One way to think about the ministry I was a part of would be to say we were a group of artists. We were Christians, and we knew something about art. Specifically the art of soap making. But, for a public presentation like this, something a bit grander was called for. And, unlikely team of artists that we were, we endeavored to rise to the challenge. There was Reid. Reid was an engineering student raised by Y2K preppers in the Arizona desert. He had soft eyes and a quiet, calm demeanor. In soap-making he had been indispensable at calculating the needed ingredients and ensuring safety protocols were followed. There was also Andy and Ian. Andy was a philosophy major by day, and a gamer by night. Andy could think on his feet, and could play the percussion well enough to make Stephen Hawking tap his foot. Ian was a high school student and a family friend. He had just come to town to check out the college for the week, but he could play the guitar and wasn’t afraid to be put in the hot seat. Then there was crazy Michael. Libertarian eccentric and computer engineering student, he had a heart of gold and nerves of steel. His hobby was downhill longboarding at eye watering speeds with no helmet. Beyond them there were the various members of the ministry who volunteered as labor, and, of course, me. Once we knew we were going to present we knew we needed to come up with a plan. We knew that “Christianity and the Arts” was as like as not to produce what we would now call cringe. Those of us who dabbled in art knew that we did not have the technical abilities, taste, or proper formation to produce the kind of first rate art which we admired most. So as Auden put it in another context, we were left to ask “with caution and humor—given our time and place and talents, what, if our faith and love were perfect, would we be glad to find it obvious to do?”[4]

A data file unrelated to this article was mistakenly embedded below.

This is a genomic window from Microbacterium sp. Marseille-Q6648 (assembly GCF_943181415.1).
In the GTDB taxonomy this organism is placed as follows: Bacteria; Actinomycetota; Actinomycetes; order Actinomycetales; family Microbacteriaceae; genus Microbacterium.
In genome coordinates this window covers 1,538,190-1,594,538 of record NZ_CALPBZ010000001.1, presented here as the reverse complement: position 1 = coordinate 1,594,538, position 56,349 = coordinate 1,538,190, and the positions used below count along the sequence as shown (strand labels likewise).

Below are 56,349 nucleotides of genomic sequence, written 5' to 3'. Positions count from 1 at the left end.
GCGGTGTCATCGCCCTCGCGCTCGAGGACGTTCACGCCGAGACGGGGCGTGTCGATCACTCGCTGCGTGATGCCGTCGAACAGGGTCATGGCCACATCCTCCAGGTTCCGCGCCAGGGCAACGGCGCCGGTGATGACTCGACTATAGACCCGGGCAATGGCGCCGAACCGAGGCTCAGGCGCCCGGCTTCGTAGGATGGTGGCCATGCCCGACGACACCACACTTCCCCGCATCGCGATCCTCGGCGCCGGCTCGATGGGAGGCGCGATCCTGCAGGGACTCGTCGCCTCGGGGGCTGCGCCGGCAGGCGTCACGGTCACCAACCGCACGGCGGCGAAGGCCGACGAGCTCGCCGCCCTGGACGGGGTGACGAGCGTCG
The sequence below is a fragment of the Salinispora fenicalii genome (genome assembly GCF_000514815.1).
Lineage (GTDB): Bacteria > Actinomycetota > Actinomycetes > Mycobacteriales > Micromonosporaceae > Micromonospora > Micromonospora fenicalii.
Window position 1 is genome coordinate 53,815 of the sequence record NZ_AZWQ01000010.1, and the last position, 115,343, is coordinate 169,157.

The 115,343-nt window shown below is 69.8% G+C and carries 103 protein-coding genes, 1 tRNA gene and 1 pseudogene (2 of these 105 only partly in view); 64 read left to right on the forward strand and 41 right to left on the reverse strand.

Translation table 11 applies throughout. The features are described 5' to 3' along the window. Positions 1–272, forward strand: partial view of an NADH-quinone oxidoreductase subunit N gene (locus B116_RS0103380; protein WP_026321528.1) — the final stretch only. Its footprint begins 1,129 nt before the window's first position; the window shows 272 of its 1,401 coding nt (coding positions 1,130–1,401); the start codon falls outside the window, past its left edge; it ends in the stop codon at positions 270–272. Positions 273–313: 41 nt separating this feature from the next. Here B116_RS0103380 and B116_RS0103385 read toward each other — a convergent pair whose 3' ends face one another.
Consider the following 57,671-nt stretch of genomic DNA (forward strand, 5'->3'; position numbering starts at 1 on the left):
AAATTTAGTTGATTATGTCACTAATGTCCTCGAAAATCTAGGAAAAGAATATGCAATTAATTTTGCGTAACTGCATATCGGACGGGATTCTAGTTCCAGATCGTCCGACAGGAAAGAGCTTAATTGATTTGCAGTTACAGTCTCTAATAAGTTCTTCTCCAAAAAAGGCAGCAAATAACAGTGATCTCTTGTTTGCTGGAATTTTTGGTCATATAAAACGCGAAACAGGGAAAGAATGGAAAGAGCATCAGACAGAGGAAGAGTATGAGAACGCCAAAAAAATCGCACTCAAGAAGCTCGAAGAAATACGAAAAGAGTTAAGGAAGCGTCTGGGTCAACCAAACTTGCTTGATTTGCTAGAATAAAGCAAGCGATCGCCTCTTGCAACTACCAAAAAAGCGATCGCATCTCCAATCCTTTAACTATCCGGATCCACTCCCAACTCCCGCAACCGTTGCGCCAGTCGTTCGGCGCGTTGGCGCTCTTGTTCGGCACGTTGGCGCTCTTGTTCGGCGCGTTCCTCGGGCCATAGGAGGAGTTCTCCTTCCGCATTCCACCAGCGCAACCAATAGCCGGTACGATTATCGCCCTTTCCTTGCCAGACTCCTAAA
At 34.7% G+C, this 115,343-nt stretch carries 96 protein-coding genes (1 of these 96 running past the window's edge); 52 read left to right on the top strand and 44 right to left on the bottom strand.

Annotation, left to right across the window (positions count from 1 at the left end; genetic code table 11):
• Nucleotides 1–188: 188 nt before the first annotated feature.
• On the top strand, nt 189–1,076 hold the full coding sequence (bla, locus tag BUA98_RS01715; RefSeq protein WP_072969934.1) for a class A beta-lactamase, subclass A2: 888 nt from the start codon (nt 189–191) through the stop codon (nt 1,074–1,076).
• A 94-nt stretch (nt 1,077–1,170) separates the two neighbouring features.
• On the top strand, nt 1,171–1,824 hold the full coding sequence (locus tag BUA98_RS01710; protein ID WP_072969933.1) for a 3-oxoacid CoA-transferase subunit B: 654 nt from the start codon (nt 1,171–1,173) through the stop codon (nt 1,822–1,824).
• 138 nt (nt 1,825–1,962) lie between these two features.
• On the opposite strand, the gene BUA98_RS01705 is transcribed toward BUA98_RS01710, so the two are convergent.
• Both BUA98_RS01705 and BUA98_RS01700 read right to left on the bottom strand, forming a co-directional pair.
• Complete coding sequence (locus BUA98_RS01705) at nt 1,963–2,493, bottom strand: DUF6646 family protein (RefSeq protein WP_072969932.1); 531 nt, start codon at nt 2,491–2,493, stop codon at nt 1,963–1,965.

We settled on something long tried and true. Theft. Rather than write our own song or poem we would steal and remix the words of a great and scandalous poem. The Waste Land by T.S. Eliot. I had been studying Eliot for my degree and had taken a shine to his early masterpiece with more than a tinge of sophomoric self-satisfaction. It seemed, however, to be an ideal poem for a number of reasons. Not least of these was its structure. It begins in melancholy, as all who’ve read it remember (“April is the cruelest month…”), running right through to the end of the first part. It has a theatrical buildup in the middle portion and it ends in a crackling cacophonous catastrophe, which, in retrospect, can also be pleasantly funny, like an unexpected joke at a funeral. But another reason it was the ideal poem was the epigraph which I’ve included at the top of this essay. Eliot initially intended to have the epigraph to the poem be a selection from Conrad’s Heart of Darkness, but Ezra Pound convinced him this was not weighty enough for the aspirations of the poem. Eliot then settled on the current line from the Satyricon by Gaius Petronus. Satyricon is a play about the Cumean Sibyll who was “blessed” with eternal life but forgot to ask for eternal youth. At the height of the play the main characters find her, now a shriveled old spider, and the only thing left to her is a death she longs for but cannot bring about. This was a fitting image in its time for the sterile decadence of imperial Roman paganism of the first century AD. And Eliot placed it there to make a shocking statement about the state, and possible fate, of Christian culture in modernity.